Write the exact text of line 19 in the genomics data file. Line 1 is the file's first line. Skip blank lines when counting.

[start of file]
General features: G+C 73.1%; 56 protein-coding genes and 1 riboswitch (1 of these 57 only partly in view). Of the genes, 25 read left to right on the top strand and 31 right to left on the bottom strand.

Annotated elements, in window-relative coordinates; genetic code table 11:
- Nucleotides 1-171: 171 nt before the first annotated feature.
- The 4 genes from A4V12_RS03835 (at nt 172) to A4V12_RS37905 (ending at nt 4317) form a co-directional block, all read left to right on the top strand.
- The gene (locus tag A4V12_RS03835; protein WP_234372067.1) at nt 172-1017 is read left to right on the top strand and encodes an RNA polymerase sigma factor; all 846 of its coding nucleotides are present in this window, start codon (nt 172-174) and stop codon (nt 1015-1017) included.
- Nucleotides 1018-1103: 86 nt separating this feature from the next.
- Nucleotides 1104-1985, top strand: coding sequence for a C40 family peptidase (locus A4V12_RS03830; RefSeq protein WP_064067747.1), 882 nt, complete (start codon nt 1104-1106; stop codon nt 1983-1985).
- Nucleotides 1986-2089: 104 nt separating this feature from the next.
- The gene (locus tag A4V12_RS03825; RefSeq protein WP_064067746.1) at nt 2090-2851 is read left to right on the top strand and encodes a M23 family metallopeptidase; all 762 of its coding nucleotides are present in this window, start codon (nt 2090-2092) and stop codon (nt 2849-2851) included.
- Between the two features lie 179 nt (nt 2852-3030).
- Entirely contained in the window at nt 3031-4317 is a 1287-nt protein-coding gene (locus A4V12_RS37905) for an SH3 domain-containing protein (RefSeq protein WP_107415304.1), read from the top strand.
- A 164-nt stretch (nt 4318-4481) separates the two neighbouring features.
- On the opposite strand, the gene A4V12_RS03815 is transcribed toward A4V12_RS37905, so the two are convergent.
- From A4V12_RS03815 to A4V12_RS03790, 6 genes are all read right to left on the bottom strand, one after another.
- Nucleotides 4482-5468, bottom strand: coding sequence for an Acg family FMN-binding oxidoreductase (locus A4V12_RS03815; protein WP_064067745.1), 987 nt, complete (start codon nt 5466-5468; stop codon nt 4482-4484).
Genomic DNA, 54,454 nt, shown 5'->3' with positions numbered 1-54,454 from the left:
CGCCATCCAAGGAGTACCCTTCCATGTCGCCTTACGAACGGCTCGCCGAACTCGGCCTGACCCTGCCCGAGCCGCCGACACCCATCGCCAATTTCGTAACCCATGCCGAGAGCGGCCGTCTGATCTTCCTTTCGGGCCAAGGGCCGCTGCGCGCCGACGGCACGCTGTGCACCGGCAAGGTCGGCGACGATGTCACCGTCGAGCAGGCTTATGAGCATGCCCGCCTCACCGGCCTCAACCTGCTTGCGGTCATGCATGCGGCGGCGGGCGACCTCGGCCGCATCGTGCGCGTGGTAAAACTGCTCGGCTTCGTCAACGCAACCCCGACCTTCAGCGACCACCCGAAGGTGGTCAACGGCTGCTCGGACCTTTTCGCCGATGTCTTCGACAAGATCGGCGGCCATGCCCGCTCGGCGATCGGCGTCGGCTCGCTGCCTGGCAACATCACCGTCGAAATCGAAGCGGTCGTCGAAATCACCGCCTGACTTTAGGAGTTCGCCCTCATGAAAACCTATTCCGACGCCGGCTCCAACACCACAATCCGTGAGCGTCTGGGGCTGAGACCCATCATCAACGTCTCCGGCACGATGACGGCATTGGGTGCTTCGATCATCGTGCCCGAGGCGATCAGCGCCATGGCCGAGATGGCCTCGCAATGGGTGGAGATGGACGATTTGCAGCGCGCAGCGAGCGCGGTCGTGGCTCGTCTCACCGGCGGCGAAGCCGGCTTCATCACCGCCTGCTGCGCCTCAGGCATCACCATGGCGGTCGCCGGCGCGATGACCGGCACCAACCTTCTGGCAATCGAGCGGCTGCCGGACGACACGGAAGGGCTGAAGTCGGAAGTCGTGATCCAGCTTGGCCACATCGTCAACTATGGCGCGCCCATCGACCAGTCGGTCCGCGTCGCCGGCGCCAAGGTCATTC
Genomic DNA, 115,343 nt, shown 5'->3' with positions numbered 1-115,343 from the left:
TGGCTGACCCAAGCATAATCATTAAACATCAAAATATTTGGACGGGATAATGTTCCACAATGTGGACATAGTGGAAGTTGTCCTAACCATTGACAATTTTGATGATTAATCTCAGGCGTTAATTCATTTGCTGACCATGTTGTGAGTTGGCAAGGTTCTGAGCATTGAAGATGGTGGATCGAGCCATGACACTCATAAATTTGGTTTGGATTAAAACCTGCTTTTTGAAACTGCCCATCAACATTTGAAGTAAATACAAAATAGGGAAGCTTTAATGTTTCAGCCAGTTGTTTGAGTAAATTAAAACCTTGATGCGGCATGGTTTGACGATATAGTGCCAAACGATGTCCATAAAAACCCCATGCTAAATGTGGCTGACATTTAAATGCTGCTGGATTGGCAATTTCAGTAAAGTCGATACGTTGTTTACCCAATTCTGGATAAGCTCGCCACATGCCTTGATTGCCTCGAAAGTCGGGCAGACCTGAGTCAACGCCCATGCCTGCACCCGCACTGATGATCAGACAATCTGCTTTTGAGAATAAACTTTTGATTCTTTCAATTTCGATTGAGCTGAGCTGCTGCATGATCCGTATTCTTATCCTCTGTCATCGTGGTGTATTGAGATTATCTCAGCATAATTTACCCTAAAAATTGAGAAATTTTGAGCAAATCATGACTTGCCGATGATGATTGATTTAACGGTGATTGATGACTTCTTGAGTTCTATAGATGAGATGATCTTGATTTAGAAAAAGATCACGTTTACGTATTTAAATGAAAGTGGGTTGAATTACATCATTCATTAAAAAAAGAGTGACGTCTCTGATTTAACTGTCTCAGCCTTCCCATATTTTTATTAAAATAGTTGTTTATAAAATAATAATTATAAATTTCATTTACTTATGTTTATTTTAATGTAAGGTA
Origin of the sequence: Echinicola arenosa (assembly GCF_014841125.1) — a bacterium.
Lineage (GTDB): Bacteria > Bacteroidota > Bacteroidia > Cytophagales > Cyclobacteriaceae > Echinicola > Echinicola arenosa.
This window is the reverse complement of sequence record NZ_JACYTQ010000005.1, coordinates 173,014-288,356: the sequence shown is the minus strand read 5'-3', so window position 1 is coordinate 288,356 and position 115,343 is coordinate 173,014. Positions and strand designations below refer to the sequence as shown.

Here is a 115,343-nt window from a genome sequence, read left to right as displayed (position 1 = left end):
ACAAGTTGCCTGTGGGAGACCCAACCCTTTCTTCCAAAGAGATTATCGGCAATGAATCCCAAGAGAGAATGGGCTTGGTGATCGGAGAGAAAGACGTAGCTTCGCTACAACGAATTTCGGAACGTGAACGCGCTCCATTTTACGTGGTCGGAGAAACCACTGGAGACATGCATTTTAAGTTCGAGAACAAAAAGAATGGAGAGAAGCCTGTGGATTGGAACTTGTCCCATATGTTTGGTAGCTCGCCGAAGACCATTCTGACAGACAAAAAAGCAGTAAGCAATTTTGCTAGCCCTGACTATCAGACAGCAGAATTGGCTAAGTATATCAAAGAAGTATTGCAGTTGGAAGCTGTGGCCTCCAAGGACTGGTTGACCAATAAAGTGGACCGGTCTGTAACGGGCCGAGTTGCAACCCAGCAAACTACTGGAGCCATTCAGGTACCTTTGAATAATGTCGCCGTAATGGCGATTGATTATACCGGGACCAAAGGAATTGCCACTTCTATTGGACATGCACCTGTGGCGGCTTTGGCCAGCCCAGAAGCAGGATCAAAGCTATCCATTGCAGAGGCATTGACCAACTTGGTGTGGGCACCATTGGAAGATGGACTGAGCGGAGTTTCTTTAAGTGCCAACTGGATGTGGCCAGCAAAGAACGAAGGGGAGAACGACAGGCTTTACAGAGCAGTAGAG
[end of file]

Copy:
TGGCTGACCCAAGCATAATCATTAAACATCAAAATATTTGGACGGGATAATGTTCCACAATGTGGACATAGTGGAAGTTGTCCTAACCATTGACAATTTTGATGATTAATCTCAGGCGTTAATTCATTTGCTGACCATGTTGTGAGTTGGCAAGGTTCTGAGCATTGAAGATGGTGGATCGAGCCATGACACTCATAAATTTGGTTTGGATTAAAACCTGCTTTTTGAAACTGCCCATCAACATTTGAAGTAAATACAAAATAGGGAAGCTTTAATGTTTCAGCCAGTTGTTTGAGTAAATTAAAACCTTGATGCGGCATGGTTTGACGATATAGTGCCAAACGATGTCCATAAAAACCCCATGCTAAATGTGGCTGACATTTAAATGCTGCTGGATTGGCAATTTCAGTAAAGTCGATACGTTGTTTACCCAATTCTGGATAAGCTCGCCACATGCCTTGATTGCCTCGAAAGTCGGGCAGACCTGAGTCAACGCCCATGCCTGCACCCGCACTGATGATCAGACAATCTGCTTTTGAGAATAAACTTTTGATTCTTTCAATTTCGATTGAGCTGAGCTGCTGCATGATCCGTATTCTTATCCTCTGTCATCGTGGTGTATTGAGATTATCTCAGCATAATTTACCCTAAAAATTGAGAAATTTTGAGCAAATCATGACTTGCCGATGATGATTGATTTAACGGTGATTGATGACTTCTTGAGTTCTATAGATGAGATGATCTTGATTTAGAAAAAGATCACGTTTACGTATTTAAATGAAAGTGGGTTGAATTACATCATTCATTAAAAAAAGAGTGACGTCTCTGATTTAACTGTCTCAGCCTTCCCATATTTTTATTAAAATAGTTGTTTATAAAATAATAATTATAAATTTCATTTACTTATGTTTATTTTAATGTAAGGTA